George Mallory’s disappearance in 1924 was unsolved for 75 years. But now the son of mountaineer Frank Smythe tells how his father spotted the remains – but decided he had to keep quiet
Tony Smythe knew he might find secrets when he came to write a book about his father, the 1930s Everest pioneer Frank Smythe. But he hadn’t anticipated they might include Frank’s discovery of George Mallory’s body in 1936. “I found it in the back of a diary,” Smythe says. “He’d written out a sequence of letters he’d sent, so he would have a copy.”
What happened to Mallory and his climbing partner Andrew “Sandy” Irvine, and whether they got to the summit almost 30 years before Tenzing Norgay and Sir Edmund Hillary, is the most enduring mystery in the history of exploration, and Mallory one of its most romantic figures: the Galahad of Everest. His weather-bleached remains were discovered by the American mountaineer Conrad Anker in 1999.
The crucial letter was addressed to Edward Norton, leader of the 1924 expedition when Mallory and Irvine disappeared, apparently going for the summit. An ice axe, assumed to belong to Irvine, had been discovered in 1933 by the fourth British expedition to the mountain. It was lying on rock, as though placed there, at 27,760ft, the only trace of either man above their last camp. Smythe – often described as the Chris Bonington of his day – felt sure it marked the scene of an accident and told Norton why. “I was scanning the face from base camp through a high-powered telescope last year,” his letter read, “when I saw something queer in a gully below the scree shelf. Of course it was a long way away and very small, but I’ve a six/six eyesight and do not believe it was a rock. This object was at precisely the point where Mallory and Irvine would have fallen had they rolled on over the scree slopes.”
Smythe had first-hand experience of mountaineering accidents – and what a long fall can do to the human body. In 1934 he searched for and found the remains of two Oxford undergraduates, Paul Wand and John Hoyland, who had disappeared in the Alps that summer. Hoyland was the nephew of Everest veteran and missionary doctor Howard Somervell and among the brightest climbing talents of his generation.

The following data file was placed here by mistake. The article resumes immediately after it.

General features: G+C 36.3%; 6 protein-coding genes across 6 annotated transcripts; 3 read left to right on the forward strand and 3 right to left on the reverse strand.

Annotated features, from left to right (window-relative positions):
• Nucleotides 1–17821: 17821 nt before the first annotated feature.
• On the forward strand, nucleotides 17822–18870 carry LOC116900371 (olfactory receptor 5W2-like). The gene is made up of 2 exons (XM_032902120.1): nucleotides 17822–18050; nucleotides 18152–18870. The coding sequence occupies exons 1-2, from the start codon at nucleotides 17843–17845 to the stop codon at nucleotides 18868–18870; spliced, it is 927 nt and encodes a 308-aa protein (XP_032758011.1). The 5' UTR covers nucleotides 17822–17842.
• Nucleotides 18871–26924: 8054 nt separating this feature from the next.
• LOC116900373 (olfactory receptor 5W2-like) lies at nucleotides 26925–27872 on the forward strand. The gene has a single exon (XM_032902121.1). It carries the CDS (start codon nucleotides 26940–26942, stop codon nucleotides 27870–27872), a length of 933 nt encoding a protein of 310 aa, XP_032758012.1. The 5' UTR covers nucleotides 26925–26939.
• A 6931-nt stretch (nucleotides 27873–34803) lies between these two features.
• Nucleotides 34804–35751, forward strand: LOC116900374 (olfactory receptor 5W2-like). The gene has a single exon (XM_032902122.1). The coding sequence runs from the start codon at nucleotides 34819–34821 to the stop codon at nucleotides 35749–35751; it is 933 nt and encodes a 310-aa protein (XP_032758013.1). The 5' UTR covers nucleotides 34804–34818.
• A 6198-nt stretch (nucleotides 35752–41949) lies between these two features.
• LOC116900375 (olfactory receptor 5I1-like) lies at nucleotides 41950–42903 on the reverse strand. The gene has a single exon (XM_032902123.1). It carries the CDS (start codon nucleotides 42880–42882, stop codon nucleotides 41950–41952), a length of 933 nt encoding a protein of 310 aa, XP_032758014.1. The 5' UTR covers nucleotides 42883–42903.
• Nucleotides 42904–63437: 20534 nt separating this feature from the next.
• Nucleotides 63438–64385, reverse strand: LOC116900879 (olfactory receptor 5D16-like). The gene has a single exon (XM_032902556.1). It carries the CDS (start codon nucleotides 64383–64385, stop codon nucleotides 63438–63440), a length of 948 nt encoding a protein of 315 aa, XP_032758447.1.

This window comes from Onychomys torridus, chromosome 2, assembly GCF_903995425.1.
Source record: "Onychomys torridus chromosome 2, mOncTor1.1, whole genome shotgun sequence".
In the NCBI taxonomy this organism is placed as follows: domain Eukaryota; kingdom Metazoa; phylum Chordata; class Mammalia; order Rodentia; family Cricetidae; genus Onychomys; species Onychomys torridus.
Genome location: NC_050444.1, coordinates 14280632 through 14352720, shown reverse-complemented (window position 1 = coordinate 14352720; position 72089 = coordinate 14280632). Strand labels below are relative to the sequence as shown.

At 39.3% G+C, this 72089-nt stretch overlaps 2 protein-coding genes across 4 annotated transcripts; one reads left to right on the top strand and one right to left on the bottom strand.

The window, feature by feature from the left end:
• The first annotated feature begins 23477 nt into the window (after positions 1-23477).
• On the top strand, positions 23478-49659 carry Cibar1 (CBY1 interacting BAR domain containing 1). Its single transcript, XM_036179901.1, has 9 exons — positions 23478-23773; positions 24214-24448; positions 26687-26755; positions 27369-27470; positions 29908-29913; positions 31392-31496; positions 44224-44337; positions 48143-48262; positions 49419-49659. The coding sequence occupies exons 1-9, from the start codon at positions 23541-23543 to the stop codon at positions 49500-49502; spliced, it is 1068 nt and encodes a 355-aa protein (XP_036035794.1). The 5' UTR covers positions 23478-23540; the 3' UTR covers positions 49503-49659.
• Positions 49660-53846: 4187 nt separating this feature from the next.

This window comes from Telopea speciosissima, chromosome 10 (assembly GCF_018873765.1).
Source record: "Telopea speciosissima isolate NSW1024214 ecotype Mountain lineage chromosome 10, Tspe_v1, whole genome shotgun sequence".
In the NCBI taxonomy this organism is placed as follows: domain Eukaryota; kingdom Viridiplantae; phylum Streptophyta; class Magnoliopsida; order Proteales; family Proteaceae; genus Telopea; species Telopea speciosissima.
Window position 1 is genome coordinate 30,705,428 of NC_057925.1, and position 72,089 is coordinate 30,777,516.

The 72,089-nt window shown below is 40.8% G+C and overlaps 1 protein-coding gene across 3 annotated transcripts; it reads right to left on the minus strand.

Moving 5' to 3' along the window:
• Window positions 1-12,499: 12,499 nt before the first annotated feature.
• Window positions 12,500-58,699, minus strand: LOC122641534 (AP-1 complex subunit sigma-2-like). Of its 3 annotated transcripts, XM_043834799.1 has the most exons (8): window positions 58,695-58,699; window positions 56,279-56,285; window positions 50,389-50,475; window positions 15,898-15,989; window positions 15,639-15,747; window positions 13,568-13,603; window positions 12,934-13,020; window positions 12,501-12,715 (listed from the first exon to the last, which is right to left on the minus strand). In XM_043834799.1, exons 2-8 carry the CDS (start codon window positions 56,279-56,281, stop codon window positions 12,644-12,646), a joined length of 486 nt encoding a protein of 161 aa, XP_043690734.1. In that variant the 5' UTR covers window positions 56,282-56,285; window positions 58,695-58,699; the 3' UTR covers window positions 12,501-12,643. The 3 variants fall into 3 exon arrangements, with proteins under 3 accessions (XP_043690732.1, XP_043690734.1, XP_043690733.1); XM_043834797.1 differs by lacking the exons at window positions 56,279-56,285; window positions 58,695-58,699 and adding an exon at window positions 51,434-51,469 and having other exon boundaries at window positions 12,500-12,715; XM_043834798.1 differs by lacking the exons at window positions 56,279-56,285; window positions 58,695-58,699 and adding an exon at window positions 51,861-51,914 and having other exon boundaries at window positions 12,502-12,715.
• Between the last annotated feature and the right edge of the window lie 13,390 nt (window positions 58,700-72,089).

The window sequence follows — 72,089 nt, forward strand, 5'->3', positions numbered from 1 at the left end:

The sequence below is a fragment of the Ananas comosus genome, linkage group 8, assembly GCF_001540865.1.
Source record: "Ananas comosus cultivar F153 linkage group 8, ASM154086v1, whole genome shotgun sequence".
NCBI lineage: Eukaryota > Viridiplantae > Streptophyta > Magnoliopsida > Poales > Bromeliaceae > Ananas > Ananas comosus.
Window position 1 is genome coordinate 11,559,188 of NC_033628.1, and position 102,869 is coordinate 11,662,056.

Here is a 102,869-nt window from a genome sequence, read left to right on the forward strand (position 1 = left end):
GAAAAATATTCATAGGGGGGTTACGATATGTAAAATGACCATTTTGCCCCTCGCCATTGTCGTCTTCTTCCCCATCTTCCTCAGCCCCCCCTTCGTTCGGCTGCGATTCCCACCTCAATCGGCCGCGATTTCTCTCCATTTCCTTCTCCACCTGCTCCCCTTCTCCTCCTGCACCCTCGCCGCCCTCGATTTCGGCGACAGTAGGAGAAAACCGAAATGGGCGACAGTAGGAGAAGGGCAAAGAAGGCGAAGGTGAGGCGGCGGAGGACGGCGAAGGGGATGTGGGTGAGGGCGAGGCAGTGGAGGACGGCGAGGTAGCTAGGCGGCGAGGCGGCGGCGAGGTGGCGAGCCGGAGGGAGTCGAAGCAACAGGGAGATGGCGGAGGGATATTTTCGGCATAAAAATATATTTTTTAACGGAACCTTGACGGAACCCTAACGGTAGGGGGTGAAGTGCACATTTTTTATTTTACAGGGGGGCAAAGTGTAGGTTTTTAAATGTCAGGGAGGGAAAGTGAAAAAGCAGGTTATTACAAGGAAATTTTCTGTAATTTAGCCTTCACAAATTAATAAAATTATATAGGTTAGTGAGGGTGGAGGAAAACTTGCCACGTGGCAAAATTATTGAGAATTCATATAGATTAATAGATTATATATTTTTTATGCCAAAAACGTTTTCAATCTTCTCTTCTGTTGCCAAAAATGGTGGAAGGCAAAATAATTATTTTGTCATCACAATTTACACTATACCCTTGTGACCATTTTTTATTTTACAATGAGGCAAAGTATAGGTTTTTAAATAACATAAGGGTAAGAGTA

That episode featured in one of Smythe’s books about the mountains, but his discovery of a body on Everest remained hidden. “It’s not to be written about,” Smythe told Norton, “as the press would make an unpleasant sensation.” Smythe was right to be concerned. When American climber Conrad Anker rediscovered Mallory in 1999, photographs of his remains appeared on newspaper front pages around the world.
Smythe himself, climbing alone after his partner Eric Shipton turned back, reached around 28,200ft in 1933, sharing the prewar altitude record. On the descent he began hallucinating and was on the verge of total exhaustion when he reached safety. “Everest,” he wrote in his diary, “is becoming a life’s task.”
Tony Smythe knew his father was obsessed with Everest, but another secret he uncovered reveals just how far he was prepared to go for another chance at the summit. After the 1933 attempt, the Mount Everest committee doubted whether the Dalai Lama would allow another expedition for many years. So Frank devised an elaborate plan to make an illegal attempt on his own in 1935 with support from handpicked Sherpas. “It was an alarming indication of Frank’s desire to climb the mountain at almost any cost,” his son says.
Such an attempt would, according to Tony Smythe, have ruined his father. Although a member of the Alpine Club, Frank was viewed with suspicion by the mountaineering establishment, not least for his success as a bestselling author.
“They were afraid of being thought boastful, but Frank wasn’t,” Tony Smythe says. “His publisher Victor Gollancz really influenced him. Gollancz warned him that if he just wrote for climbers he’d never get back a fraction of his advance. Frank saw that. He didn’t hesitate. From that moment he said, sod you, I’m going to publish my books and get publicity and promote myself.”
Frank also had a tendency to provoke feuds. He fell out with the physiologist Thomas Graham Brown, with whom he did his most famous Alpine climbs. John Hunt, a friend and leader of the 1953 Everest team, described Frank as “a sensitive soul, touchy, impulsive and petty at times”. Tony Smythe agrees: “He was very touchy and would easily offend.”
Tony Smythe’s book, My Father, Frank, published by Bâton Wicks – part biography, part memoir – became, he says, “a voyage of personal discovery. I became more and more engrossed in finding out about this man who I knew very little about.” His father left his mother Kathleen in 1938 for Nona Guthrie, whom Smythe met at the home of his close friend Sir Francis Younghusband, the imperialist adventurer. “My mother didn’t blame him at all. She was a rather self-sacrificing person who put herself out for others. We felt disappointed we didn’t have a dad, but that’s the way it was and we got on with things.”
Frank Smythe died of cerebral malaria at the start of an expedition to the Himalaya in 1949. Nona later married the Earl of Essex and, irritated by demands for access to her late husband’s archive, burned his photographic negatives and other material.
Tony Smythe has no doubt what his father would think of the modern Everest scene, and the fight that took place on the mountain this spring: “He would have been horrified by the whole thing – the razzmatazz and the vast numbers going up there. I went to a talk by [Everest guide] Kenton Cool the other night. Fabulous guy, hugely outgoing, loves Everest, but the opposite of Frank in his view of the mountain. Frank was somebody who saw the spiritual side of the mountains and he really would have been appalled.”
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